Born in Lima, Peru, Natalia Sylvester came to the U.S. at age four. In 2006, Natalia received a BA in Creative Writing from the University of Miami. A former magazine editor, Natalia now works as a freelance writer in Texas and is a faculty member of the low-res MFA program at Regis University. Her work has appeared in Latina Magazine, Bustle, Catapult, Writer’s Digest, The Austin American-Statesman, and NBCLatino.com. Her first novel, Chasing the Sun, was named the Best Debut Book of 2014 by Latinidad, and was chosen as a Book of the Month by the National Latino Book Club. Her second novel, Everyone Knows You Go Home, is out now from Little A Books.
If you follow Natalia Sylvester on social media, you know that she is an outspoken advocate and activist for equity in publishing and immigrant rights. I have followed her work since hearing her read an excerpt from her first novel, Chasing the Sun, at Resistencia Bookstore in Austin, TX. She has been a strong supporter of my work and the work of other women of color in our community, always pushing for more room in literary spaces for voices that are still going unheard.
Her latest book, Everyone Knows You Go Home, is a beautiful touchstone for the ways in which narratives surrounding migration and familial bonds sometimes need to be wrenched from the mouths of pundits and reporters to return them to the world of flesh and blood, to the daily lives of the people living these stories. This was one of many topics we discussed in a conversation we had last spring.
Leticia Urieta: Where did this project (Everyone Knows You Go Home) begin for you?
Natalia Sylvester: I like to say that there is the spark of the idea and then what sustained it. The spark of the idea was that my husband and I were married on the Day of the Dead and people used to say, “Oh, that’s so interesting,” or they’d say, “Oh, that’s so funny,” and so I just took that to the next literal place. And what became interesting to me was that idea of, What if it was a spirit that came on that day, but no one would speak with him? And then, who would? And I thought, maybe this daughter-in-law. I thought also of the very special bond that would develop year after year, but also the strain that bond would have on a new marriage—if she is developing a special bond with this father-in-law that no one else wants to speak with, and he is visiting on every anniversary, at a time which is supposed to be all about her and her husband. That was the spark of it, really, but what ended up sustaining it (the project) for me, or where I feel the heart of the book came from, was the many stories that I have heard over my life that people had shared with me, whether family or friends, or even just people who I would speak with growing up. We moved a lot, first to Miami and then to the Valley (Rio Grande Valley), and I would talk to people and learn about their different experiences as immigrants, from all over Latin America, and they are just trying to make a home here. There are many different ways that those experiences have so much in common and also ways that they have very unique perspectives, as well. In some ways, I had always carried those stories and thought about them my whole life, and as a writer you wonder sometimes, Of all the things that I carry, will I ever find the right story to hold them? I was waiting for the right story to come along that would bring all of these stories about immigration together in a way that felt truthful and that could, in some way, honor those experiences. I wanted to explore the invisible spaces, the in-between spaces, how we often feel their presence so much. It became this story about how, once you’re here and you’re trying to make this home and you don’t know where you fit, there can be a lot of life and richness in that in-betweenness, too.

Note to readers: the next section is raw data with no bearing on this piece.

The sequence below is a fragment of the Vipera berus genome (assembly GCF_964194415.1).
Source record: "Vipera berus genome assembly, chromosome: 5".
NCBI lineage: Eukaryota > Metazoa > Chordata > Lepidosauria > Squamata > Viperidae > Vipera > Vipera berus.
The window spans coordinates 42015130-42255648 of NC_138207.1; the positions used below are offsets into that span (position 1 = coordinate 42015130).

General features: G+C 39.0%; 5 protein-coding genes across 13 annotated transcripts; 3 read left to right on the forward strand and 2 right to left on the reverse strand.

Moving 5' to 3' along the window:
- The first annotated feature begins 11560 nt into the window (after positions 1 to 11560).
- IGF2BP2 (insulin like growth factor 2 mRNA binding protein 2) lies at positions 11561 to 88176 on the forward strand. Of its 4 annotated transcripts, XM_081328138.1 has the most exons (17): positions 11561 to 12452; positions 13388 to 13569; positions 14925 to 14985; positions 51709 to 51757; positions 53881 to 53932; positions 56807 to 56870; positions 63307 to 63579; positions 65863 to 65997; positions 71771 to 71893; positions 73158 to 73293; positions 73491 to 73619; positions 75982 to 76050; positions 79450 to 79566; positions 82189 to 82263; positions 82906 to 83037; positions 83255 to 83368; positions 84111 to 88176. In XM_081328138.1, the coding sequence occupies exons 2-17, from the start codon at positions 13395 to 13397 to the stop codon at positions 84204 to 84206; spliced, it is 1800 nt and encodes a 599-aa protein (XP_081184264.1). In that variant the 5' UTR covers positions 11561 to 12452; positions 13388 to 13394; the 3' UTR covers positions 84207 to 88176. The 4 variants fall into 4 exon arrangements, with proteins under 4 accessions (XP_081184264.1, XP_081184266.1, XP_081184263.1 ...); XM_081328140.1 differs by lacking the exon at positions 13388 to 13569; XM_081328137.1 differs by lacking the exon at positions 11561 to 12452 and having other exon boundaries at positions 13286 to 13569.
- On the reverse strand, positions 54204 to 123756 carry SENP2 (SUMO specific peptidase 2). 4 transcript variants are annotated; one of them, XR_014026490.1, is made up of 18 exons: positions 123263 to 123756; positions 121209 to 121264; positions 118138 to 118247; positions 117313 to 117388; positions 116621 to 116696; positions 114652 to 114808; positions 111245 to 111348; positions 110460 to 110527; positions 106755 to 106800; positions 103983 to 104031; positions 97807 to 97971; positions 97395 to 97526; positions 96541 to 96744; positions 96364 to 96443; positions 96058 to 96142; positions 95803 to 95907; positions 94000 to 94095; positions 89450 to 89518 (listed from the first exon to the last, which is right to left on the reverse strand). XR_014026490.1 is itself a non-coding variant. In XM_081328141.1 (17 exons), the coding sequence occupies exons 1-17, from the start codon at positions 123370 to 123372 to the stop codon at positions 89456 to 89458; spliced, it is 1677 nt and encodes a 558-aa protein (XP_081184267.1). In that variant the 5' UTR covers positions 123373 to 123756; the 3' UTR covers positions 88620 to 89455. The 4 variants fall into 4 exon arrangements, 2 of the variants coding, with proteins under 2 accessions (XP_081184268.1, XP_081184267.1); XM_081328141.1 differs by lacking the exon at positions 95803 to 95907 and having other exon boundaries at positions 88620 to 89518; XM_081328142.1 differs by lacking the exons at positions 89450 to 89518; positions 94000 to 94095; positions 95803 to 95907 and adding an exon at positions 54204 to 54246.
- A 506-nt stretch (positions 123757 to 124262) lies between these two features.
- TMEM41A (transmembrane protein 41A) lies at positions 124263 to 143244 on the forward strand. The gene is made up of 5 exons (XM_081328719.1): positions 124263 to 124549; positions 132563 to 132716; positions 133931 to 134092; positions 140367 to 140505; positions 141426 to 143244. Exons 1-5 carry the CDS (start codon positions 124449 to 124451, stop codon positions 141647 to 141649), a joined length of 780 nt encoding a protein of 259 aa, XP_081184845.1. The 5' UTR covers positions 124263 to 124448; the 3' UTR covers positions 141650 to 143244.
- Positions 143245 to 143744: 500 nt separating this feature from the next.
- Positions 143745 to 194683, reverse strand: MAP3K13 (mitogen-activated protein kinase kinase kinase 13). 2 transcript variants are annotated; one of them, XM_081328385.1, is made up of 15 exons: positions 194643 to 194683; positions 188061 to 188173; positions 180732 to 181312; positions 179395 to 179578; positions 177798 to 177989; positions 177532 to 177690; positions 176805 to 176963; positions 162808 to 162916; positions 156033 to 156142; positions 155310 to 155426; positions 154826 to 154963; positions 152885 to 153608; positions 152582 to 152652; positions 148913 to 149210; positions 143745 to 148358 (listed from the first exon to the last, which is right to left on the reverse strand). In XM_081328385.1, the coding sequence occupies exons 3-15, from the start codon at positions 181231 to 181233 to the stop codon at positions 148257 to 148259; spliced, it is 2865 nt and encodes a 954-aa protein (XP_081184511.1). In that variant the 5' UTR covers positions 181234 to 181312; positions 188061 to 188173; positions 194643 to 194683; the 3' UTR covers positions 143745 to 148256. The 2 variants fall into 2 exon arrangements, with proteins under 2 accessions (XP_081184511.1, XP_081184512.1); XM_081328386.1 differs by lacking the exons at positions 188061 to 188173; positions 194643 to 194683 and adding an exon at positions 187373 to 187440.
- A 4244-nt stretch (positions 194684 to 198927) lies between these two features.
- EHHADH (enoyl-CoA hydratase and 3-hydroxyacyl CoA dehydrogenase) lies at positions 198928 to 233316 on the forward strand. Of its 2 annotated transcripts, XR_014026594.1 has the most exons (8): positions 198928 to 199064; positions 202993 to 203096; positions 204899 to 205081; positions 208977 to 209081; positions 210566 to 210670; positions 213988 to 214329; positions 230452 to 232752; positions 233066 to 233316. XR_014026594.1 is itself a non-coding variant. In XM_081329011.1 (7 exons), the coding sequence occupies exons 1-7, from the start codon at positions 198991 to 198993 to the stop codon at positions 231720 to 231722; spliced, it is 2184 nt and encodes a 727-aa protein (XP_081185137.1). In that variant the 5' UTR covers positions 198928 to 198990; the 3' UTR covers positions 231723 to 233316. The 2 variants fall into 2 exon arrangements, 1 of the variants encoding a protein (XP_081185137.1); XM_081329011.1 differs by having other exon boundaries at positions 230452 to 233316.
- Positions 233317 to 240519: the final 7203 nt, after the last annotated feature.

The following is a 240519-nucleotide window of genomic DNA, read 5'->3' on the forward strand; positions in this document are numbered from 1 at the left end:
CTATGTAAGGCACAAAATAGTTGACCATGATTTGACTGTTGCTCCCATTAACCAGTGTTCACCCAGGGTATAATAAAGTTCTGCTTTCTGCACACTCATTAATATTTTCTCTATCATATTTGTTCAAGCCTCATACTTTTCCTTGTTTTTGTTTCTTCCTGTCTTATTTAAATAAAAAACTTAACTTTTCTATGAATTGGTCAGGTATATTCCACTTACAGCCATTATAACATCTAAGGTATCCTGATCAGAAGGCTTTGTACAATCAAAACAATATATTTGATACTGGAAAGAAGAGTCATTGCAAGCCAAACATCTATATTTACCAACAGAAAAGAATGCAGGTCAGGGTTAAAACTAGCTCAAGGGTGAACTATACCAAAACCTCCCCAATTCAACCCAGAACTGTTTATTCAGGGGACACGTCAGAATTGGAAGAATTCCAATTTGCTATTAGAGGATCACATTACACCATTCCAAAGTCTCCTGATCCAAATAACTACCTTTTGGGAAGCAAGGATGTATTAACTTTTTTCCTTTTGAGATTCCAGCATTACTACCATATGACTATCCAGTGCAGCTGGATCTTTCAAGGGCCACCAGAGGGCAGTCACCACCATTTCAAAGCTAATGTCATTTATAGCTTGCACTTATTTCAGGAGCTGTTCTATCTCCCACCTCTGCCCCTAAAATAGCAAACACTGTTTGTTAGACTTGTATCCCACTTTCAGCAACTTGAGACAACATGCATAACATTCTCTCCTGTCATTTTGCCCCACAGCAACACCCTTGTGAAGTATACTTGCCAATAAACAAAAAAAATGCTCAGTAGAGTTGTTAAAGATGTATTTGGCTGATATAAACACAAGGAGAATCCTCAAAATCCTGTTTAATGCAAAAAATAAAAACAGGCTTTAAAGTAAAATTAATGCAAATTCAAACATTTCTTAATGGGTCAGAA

LU: As the novel moves back and forth in time to Omar’s crossing in 1981, there are many moments when he inhabits a space that is not a space. I wondered how place, both in this novel and perhaps in your first, is an engine for storytelling?
NS: I think I’ve always been fascinated by place and how we are connected to them even after we’ve left them. When I was very young, there were many years that I couldn’t go back to Peru because I was going through the immigration system, and it’s almost like you’re stuck. But even when I was little, I was very aware of migrants being people who had moved, and yet, in order to find out if we can or can’t stay, we can’t go anywhere. And so, it was a weird thing to have experienced. Most of my memories are of the U.S., and my idea of home was in the U.S., but I remember that it still felt, if not temporary, then fluid and a place that had not committed to us, though we had committed ourselves to it. That’s a weird thing to navigate, and when we did go back to Peru, I was struck by how much I didn’t remember, but that this was the place I came from, and the question of belonging was no longer there, at least initially. There is a very different connection there that was almost unconditional. Here [in the U.S.], it always felt that we had to prove ourselves. And so I thought, Is there a difference between a place you call home and a place that you are from?